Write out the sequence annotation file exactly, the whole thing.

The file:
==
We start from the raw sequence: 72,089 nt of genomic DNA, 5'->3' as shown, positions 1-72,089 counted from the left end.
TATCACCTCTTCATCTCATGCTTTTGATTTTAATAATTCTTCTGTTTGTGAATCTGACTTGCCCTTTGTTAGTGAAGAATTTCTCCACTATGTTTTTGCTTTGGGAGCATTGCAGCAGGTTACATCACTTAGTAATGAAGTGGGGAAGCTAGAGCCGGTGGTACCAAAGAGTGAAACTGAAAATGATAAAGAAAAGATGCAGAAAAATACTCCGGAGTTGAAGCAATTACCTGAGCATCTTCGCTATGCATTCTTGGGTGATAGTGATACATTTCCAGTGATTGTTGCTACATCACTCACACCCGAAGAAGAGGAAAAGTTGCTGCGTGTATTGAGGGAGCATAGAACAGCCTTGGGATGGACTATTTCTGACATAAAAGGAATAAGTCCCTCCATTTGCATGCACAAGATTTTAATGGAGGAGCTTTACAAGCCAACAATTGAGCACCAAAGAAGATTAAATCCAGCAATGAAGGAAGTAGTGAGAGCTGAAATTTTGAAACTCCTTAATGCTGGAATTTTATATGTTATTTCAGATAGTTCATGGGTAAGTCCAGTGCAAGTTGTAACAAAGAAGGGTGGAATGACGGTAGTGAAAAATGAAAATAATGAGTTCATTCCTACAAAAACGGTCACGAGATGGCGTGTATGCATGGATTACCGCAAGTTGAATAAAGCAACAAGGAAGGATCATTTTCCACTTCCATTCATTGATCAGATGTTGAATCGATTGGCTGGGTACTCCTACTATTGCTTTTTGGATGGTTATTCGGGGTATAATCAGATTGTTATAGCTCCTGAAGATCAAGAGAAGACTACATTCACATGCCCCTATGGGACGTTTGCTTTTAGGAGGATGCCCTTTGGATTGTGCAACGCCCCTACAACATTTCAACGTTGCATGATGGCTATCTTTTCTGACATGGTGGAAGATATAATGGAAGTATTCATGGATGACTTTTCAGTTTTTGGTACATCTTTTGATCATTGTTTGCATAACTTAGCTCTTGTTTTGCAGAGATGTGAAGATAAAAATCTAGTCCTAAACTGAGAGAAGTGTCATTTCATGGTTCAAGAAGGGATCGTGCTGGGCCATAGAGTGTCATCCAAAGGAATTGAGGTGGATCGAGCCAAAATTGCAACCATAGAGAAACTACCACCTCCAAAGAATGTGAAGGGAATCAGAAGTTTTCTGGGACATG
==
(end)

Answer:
We start from the raw sequence: 72,089 nt of genomic DNA, 5'->3' as shown, positions 1-72,089 counted from the left end.
TATCACCTCTTCATCTCATGCTTTTGATTTTAATAATTCTTCTGTTTGTGAATCTGACTTGCCCTTTGTTAGTGAAGAATTTCTCCACTATGTTTTTGCTTTGGGAGCATTGCAGCAGGTTACATCACTTAGTAATGAAGTGGGGAAGCTAGAGCCGGTGGTACCAAAGAGTGAAACTGAAAATGATAAAGAAAAGATGCAGAAAAATACTCCGGAGTTGAAGCAATTACCTGAGCATCTTCGCTATGCATTCTTGGGTGATAGTGATACATTTCCAGTGATTGTTGCTACATCACTCACACCCGAAGAAGAGGAAAAGTTGCTGCGTGTATTGAGGGAGCATAGAACAGCCTTGGGATGGACTATTTCTGACATAAAAGGAATAAGTCCCTCCATTTGCATGCACAAGATTTTAATGGAGGAGCTTTACAAGCCAACAATTGAGCACCAAAGAAGATTAAATCCAGCAATGAAGGAAGTAGTGAGAGCTGAAATTTTGAAACTCCTTAATGCTGGAATTTTATATGTTATTTCAGATAGTTCATGGGTAAGTCCAGTGCAAGTTGTAACAAAGAAGGGTGGAATGACGGTAGTGAAAAATGAAAATAATGAGTTCATTCCTACAAAAACGGTCACGAGATGGCGTGTATGCATGGATTACCGCAAGTTGAATAAAGCAACAAGGAAGGATCATTTTCCACTTCCATTCATTGATCAGATGTTGAATCGATTGGCTGGGTACTCCTACTATTGCTTTTTGGATGGTTATTCGGGGTATAATCAGATTGTTATAGCTCCTGAAGATCAAGAGAAGACTACATTCACATGCCCCTATGGGACGTTTGCTTTTAGGAGGATGCCCTTTGGATTGTGCAACGCCCCTACAACATTTCAACGTTGCATGATGGCTATCTTTTCTGACATGGTGGAAGATATAATGGAAGTATTCATGGATGACTTTTCAGTTTTTGGTACATCTTTTGATCATTGTTTGCATAACTTAGCTCTTGTTTTGCAGAGATGTGAAGATAAAAATCTAGTCCTAAACTGAGAGAAGTGTCATTTCATGGTTCAAGAAGGGATCGTGCTGGGCCATAGAGTGTCATCCAAAGGAATTGAGGTGGATCGAGCCAAAATTGCAACCATAGAGAAACTACCACCTCCAAAGAATGTGAAGGGAATCAGAAGTTTTCTGGGACATG